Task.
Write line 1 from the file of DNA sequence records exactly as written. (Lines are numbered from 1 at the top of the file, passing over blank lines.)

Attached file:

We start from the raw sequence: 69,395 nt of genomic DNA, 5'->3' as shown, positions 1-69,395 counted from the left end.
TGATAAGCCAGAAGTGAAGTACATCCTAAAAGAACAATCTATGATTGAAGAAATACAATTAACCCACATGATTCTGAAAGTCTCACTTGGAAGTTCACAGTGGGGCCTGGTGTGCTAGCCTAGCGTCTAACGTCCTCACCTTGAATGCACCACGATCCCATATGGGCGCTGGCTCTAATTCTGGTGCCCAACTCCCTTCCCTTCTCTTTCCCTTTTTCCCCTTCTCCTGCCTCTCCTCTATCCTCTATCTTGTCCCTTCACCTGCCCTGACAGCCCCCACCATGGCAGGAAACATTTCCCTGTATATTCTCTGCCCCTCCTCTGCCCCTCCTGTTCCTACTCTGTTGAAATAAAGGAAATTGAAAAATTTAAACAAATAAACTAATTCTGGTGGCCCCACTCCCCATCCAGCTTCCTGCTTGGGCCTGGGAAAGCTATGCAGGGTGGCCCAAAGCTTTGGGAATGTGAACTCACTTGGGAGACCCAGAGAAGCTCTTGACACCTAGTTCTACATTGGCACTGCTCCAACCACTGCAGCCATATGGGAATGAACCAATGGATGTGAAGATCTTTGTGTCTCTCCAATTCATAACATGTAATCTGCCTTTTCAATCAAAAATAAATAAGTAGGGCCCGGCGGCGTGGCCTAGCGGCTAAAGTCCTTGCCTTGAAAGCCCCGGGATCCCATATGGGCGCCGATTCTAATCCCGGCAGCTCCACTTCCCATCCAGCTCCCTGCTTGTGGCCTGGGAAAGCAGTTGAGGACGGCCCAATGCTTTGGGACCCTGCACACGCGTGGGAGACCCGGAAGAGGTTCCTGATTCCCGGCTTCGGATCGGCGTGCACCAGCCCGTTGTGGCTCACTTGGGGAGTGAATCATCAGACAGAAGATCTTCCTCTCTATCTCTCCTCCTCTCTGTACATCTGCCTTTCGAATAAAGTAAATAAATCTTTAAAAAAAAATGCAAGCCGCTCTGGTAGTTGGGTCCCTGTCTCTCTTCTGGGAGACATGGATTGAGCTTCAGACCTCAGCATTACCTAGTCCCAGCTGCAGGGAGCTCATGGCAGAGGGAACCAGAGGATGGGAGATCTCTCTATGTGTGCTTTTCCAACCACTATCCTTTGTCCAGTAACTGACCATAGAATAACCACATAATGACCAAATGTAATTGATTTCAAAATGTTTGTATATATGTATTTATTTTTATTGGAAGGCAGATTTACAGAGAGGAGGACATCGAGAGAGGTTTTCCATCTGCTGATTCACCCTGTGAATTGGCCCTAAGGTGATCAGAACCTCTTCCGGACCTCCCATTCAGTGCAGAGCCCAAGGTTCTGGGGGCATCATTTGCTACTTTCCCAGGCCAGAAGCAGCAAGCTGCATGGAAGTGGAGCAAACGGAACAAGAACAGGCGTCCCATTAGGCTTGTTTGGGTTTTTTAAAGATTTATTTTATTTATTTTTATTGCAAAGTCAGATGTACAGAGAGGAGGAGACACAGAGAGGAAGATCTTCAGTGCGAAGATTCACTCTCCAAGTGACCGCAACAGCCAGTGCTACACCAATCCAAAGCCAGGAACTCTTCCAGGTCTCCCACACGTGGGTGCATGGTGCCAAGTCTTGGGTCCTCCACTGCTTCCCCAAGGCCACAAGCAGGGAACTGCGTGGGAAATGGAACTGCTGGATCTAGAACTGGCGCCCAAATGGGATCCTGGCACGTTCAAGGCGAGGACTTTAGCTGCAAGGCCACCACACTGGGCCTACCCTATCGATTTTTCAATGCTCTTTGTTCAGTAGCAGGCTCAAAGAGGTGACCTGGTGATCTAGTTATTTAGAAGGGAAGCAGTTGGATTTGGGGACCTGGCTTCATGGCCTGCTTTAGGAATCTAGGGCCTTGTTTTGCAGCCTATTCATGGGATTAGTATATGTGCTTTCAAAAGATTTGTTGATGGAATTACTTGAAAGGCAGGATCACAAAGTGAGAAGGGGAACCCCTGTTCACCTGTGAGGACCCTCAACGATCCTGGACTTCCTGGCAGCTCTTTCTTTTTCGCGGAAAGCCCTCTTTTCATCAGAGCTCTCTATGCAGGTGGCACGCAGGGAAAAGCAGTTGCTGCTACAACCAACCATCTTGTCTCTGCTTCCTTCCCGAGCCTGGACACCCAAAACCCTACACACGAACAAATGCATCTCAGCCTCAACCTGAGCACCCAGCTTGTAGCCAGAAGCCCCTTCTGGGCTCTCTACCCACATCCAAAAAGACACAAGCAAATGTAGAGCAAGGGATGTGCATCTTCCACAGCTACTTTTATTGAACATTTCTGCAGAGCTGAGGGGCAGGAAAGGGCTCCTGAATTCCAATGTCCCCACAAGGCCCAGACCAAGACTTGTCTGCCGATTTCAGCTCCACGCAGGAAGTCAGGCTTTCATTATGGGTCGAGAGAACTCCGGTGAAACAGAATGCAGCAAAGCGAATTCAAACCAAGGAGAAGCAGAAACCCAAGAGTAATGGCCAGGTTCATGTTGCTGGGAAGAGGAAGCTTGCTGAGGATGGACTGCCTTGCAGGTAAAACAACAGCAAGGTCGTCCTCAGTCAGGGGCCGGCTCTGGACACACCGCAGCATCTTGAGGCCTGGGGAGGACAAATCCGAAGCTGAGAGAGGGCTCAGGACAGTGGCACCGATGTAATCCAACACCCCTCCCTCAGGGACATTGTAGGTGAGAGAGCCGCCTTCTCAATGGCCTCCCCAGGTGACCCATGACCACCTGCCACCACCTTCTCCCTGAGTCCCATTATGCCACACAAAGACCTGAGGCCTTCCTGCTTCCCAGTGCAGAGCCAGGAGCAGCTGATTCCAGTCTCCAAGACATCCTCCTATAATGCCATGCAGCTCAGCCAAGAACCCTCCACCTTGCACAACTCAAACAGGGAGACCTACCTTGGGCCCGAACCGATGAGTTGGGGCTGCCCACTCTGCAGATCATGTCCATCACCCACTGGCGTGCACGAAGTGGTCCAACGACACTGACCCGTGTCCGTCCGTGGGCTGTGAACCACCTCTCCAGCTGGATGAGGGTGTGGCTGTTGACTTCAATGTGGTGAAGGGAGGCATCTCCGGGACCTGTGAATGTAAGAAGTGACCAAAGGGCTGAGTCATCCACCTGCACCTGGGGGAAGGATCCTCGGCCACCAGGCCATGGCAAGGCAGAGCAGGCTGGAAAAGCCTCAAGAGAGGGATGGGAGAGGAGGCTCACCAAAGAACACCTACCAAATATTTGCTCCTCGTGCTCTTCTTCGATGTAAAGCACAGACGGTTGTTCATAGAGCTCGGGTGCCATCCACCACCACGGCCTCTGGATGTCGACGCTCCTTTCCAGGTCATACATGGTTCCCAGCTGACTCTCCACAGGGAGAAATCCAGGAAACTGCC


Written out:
We start from the raw sequence: 69,395 nt of genomic DNA, 5'->3' as shown, positions 1-69,395 counted from the left end.